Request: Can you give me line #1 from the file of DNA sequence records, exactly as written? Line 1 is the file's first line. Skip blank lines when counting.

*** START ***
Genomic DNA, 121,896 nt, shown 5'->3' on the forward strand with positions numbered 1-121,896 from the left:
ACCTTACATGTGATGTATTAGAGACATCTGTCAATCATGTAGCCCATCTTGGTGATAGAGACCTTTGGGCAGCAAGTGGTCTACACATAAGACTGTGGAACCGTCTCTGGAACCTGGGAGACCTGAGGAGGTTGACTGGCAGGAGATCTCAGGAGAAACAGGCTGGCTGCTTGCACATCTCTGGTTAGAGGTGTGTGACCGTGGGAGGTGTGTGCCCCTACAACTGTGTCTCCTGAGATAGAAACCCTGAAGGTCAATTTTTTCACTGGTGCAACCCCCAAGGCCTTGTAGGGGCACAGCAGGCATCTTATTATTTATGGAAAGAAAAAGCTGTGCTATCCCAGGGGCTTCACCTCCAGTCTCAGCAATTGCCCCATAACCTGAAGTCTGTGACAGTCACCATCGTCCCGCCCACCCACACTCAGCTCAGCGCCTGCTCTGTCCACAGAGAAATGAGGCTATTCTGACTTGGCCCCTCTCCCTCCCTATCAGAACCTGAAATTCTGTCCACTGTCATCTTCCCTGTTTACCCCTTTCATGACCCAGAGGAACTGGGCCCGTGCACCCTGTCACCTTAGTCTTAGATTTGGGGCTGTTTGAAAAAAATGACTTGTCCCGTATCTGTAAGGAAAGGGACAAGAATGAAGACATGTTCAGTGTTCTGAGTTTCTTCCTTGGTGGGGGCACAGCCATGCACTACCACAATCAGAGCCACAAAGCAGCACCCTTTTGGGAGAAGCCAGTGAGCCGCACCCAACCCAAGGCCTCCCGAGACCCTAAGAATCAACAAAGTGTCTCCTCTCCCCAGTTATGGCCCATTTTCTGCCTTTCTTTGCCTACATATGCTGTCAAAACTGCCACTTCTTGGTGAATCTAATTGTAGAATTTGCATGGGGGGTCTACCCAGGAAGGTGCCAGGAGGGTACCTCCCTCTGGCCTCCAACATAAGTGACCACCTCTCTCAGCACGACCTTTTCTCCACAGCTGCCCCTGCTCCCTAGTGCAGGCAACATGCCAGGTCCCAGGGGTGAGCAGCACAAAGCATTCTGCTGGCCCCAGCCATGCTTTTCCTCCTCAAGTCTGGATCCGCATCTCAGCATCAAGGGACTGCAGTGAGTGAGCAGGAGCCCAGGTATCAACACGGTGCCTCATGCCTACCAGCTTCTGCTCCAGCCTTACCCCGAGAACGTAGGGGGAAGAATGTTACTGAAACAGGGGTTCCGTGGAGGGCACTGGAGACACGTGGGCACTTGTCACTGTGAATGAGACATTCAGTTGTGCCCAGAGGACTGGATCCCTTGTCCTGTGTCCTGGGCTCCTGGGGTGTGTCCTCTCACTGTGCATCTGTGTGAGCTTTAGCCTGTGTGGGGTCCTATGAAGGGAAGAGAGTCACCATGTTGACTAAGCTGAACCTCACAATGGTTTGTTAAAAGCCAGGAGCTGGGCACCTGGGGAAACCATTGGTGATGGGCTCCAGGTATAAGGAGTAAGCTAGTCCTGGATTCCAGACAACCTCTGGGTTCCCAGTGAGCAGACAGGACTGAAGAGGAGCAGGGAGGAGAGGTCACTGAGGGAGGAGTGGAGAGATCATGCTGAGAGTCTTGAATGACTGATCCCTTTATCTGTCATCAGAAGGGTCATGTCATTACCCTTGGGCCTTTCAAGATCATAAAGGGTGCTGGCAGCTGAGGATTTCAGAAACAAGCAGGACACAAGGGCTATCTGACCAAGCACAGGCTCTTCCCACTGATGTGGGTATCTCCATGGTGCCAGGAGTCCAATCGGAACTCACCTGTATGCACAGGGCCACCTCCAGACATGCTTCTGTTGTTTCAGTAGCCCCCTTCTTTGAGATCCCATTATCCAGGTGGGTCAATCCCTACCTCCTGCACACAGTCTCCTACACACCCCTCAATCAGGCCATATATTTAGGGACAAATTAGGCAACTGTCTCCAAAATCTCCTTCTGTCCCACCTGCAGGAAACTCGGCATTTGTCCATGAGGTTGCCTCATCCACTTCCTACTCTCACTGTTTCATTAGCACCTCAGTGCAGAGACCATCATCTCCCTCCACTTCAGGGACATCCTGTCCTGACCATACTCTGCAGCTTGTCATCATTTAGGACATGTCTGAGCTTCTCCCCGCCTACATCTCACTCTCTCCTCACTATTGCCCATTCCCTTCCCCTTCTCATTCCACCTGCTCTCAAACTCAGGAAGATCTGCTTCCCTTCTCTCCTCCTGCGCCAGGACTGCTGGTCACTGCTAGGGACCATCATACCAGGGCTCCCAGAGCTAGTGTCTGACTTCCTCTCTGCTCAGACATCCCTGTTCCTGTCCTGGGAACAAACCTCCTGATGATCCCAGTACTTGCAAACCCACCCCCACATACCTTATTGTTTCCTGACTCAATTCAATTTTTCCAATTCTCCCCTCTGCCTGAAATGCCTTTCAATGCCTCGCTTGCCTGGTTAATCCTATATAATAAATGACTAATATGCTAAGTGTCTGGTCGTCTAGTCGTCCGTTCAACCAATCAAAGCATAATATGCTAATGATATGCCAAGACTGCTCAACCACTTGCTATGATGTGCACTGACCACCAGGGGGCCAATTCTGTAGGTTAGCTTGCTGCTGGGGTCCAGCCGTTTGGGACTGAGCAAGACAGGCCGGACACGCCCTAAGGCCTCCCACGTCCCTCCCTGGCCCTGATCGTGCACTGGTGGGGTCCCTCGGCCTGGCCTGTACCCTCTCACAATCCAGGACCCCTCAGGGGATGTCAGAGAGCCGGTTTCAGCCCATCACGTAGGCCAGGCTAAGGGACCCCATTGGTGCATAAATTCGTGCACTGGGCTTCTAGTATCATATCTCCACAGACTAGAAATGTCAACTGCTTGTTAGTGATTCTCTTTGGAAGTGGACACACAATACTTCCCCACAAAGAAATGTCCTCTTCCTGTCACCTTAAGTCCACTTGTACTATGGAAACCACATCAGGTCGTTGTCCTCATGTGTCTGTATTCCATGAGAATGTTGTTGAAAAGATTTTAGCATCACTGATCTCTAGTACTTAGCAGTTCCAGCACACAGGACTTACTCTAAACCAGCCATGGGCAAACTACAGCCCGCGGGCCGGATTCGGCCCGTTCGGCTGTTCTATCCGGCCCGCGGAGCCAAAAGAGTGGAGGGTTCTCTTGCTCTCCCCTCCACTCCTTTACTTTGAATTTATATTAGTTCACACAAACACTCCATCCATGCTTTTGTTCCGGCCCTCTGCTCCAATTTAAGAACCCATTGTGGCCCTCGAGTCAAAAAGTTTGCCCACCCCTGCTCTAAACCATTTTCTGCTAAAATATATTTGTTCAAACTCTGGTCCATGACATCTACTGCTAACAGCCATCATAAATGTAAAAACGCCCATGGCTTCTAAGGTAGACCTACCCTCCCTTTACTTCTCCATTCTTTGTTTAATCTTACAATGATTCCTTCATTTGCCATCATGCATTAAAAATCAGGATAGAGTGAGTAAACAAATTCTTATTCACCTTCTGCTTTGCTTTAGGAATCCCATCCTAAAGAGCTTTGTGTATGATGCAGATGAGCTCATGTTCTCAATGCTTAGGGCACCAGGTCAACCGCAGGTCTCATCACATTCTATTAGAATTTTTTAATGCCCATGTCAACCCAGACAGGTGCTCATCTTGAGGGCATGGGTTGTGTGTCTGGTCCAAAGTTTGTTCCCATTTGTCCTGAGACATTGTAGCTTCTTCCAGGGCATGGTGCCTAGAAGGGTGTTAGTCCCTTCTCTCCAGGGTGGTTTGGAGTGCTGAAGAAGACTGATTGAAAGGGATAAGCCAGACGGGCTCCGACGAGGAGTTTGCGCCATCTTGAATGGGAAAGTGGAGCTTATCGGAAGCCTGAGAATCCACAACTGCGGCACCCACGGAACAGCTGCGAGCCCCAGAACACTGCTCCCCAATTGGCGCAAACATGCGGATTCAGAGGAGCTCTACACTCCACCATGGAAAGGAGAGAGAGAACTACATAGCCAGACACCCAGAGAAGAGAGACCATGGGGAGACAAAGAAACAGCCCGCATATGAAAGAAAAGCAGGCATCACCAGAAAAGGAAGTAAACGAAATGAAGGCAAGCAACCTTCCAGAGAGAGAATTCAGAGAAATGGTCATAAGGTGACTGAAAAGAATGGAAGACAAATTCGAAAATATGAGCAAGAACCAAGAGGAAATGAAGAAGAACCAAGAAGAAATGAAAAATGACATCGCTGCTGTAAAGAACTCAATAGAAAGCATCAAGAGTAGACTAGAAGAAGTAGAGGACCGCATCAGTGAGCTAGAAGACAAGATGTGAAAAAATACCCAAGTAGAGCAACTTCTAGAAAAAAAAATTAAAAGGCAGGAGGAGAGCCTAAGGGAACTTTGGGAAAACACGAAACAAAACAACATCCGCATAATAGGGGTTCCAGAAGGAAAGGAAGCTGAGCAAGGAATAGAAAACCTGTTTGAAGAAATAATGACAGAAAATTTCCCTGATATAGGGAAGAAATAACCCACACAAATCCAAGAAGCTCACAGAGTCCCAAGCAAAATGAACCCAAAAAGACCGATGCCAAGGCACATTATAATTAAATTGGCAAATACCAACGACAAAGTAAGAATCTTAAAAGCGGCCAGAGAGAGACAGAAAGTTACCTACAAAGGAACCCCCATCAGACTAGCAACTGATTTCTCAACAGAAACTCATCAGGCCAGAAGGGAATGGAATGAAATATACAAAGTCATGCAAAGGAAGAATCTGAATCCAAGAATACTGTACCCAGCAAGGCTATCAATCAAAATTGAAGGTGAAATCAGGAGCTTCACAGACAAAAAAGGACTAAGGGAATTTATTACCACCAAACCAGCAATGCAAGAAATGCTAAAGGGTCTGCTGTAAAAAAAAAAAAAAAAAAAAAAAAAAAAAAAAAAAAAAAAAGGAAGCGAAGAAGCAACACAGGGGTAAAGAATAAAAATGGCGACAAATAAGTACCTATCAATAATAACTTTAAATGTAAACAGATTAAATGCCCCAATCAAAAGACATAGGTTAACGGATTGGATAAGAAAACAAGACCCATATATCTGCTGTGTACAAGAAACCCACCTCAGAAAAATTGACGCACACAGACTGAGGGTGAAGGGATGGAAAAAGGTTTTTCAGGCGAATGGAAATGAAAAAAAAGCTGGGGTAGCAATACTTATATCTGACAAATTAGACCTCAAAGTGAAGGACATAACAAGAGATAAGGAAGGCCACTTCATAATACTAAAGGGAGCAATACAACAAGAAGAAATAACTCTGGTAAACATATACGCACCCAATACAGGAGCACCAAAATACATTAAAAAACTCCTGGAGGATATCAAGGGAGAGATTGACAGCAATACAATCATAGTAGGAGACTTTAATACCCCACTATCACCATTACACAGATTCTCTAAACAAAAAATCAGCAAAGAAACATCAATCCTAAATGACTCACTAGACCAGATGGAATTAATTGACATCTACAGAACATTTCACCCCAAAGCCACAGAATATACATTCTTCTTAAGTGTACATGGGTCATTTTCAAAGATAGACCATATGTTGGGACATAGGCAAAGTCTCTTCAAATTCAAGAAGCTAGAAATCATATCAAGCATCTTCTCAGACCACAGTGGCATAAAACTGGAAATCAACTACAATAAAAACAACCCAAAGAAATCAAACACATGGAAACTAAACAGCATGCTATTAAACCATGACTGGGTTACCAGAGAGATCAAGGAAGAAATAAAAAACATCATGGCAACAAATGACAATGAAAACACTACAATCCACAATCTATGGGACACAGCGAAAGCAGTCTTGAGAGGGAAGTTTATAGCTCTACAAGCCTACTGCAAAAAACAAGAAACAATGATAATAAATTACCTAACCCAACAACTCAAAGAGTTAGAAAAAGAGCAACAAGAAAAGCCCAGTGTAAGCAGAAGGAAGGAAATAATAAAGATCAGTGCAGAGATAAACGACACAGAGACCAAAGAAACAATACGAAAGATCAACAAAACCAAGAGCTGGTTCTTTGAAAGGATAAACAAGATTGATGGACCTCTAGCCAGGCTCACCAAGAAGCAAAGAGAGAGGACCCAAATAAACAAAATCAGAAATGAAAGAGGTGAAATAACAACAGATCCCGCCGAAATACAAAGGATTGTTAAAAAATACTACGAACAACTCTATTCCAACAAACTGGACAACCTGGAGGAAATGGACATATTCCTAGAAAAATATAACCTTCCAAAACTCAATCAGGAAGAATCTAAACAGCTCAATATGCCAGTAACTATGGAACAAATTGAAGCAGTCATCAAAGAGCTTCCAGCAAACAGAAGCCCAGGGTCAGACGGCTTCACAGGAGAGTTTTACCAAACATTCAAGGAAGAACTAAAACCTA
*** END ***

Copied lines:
Genomic DNA, 121,896 nt, shown 5'->3' on the forward strand with positions numbered 1-121,896 from the left: